District 220 to buy land previously pegged for fire station
Barrington Area Unit District 220 plans to spend about $562,800 to acquire land adjacent to a middle school and early learning center. The move comes after a controversial plan for a fire station on the land was rejected by the county.
School board members this week voted in favor of purchasing the roughly 1-acre site with a vacant house at 36 E. Dundee Road in unincorporated Cook County. It is owned by the Barrington Countryside Fire Protection District.
District 220 plans to use the property to improve parking and traffic flow between the Dundee Road schools. Superintendent Brian Harris said the land has been targeted by the board since at least 2007.
"It will certainly benefit that campus significantly moving forward," Harris said.
In March, Cook County Board commissioners on the zoning and building committee voted 14-0 against granting a special-use permit and zoning variances the fire district needed to build the station between Barrington Middle School-Prairie Campus and the early learning center. District 220 leaders and parents objected to the firehouse proposal.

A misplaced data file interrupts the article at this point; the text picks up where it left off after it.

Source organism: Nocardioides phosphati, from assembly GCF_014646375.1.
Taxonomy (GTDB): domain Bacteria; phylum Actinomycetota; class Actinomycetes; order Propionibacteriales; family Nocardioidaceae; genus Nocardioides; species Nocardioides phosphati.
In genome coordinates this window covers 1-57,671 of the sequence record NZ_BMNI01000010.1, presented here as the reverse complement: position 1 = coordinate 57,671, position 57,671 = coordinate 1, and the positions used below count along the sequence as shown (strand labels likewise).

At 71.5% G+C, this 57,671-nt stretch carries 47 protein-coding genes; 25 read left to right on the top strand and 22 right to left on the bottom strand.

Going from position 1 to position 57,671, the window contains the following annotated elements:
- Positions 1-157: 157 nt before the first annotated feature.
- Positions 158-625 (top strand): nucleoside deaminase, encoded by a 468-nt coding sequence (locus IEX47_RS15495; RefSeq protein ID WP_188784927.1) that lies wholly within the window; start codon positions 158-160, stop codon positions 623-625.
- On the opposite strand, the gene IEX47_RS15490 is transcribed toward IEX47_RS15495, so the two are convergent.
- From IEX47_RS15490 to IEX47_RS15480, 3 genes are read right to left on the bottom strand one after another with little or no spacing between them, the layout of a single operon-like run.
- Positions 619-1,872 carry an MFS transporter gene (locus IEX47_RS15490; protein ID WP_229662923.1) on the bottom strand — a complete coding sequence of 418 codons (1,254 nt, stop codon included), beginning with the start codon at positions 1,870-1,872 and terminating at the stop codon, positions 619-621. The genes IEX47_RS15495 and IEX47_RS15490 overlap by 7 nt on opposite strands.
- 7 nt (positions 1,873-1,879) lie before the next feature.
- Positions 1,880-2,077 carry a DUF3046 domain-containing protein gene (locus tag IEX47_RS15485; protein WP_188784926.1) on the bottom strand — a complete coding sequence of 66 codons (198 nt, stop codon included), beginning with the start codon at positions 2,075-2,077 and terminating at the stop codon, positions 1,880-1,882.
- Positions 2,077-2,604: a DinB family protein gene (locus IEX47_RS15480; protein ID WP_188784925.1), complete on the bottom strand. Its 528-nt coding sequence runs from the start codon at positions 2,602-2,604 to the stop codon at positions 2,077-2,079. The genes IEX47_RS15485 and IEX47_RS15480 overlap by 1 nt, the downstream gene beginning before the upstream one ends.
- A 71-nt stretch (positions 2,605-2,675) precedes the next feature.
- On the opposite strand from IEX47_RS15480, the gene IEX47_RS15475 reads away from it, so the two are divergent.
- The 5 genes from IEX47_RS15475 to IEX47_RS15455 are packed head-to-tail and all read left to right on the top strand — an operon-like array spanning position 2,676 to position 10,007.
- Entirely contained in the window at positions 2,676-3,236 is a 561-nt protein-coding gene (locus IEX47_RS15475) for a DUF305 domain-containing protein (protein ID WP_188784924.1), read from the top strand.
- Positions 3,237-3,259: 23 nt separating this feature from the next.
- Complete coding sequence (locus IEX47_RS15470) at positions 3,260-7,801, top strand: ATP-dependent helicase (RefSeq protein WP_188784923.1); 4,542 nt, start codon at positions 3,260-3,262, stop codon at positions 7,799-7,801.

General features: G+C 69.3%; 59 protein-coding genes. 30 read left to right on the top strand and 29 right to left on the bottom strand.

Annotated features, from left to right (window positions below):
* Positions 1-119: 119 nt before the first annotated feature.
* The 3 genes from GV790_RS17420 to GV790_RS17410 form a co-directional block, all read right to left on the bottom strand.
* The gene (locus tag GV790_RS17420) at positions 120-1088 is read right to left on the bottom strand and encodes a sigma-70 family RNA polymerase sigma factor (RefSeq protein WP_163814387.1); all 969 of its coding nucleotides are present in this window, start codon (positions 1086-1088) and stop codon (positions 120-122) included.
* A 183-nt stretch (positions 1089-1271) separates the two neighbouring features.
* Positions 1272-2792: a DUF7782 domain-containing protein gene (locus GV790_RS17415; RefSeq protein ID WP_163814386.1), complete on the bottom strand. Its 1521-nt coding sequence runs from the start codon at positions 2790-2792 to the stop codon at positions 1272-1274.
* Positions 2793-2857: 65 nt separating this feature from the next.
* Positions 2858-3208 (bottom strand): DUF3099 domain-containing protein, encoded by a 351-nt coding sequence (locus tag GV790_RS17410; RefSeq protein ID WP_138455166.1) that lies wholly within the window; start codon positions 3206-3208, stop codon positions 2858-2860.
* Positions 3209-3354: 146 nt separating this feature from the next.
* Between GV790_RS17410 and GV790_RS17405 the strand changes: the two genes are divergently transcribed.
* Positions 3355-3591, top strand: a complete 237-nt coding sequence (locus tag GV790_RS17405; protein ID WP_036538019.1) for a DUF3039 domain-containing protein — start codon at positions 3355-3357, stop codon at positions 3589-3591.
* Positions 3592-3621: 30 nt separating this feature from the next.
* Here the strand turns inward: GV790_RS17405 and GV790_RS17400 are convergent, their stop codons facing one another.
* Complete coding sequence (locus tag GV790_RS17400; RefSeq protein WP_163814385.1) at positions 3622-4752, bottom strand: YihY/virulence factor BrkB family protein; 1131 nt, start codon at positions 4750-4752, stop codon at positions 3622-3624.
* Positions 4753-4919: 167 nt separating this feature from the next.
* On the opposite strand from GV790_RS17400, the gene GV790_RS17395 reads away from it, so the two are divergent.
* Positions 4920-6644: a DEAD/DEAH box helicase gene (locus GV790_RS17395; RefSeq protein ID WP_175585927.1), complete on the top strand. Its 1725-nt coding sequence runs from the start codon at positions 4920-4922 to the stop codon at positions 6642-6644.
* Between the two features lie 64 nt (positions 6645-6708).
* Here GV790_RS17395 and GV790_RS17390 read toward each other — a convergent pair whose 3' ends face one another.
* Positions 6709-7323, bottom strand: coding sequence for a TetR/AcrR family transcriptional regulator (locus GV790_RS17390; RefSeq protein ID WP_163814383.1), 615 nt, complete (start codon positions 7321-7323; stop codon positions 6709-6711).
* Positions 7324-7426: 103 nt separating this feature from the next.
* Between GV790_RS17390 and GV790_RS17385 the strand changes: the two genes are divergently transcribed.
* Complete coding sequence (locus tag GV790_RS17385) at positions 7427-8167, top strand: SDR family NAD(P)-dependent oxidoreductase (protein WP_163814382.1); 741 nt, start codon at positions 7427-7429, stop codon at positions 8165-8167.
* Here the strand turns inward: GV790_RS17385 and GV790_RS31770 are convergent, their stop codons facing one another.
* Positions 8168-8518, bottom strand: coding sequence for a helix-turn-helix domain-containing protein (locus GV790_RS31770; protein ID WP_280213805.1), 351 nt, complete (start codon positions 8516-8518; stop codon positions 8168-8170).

Under the deal set to close June 14, the school system will pay $500,000 for the property and $62,813 for expenses incurred by the fire district for its unsuccessful effort to build the firehouse, documents show.
Fire district officials contended that the planned third station would have improved ambulance response times to parts of Inverness and other eastern and southern sections of the agency's coverage area.
Barrington Countryside Chief James Kreher said Friday the district plans to look for other property because the new station remains necessary.
He said the preference would be to find a site in the Dundee Road corridor or along Barrington Road.
Barrington Countryside spent $500,000 to acquire the property in 2016. Plans had called for the foundation of the house to be used for the new station.
District 220 lodged a formal objection with Cook County before the March rejection, citing traffic concerns and the potential for reduced property values. School officials and teachers said noise from the firehouse could cause problems for the early learning center, where the most fragile children from District 220 are taught.
Barrington resident Keara Ide led an online petition drive against the plan that tallied upward of 830 signatures. Many telephone and email objections were received by District 15 Cook County Commissioner Kevin Morrison of Elk Grove Village, who represents the area in question.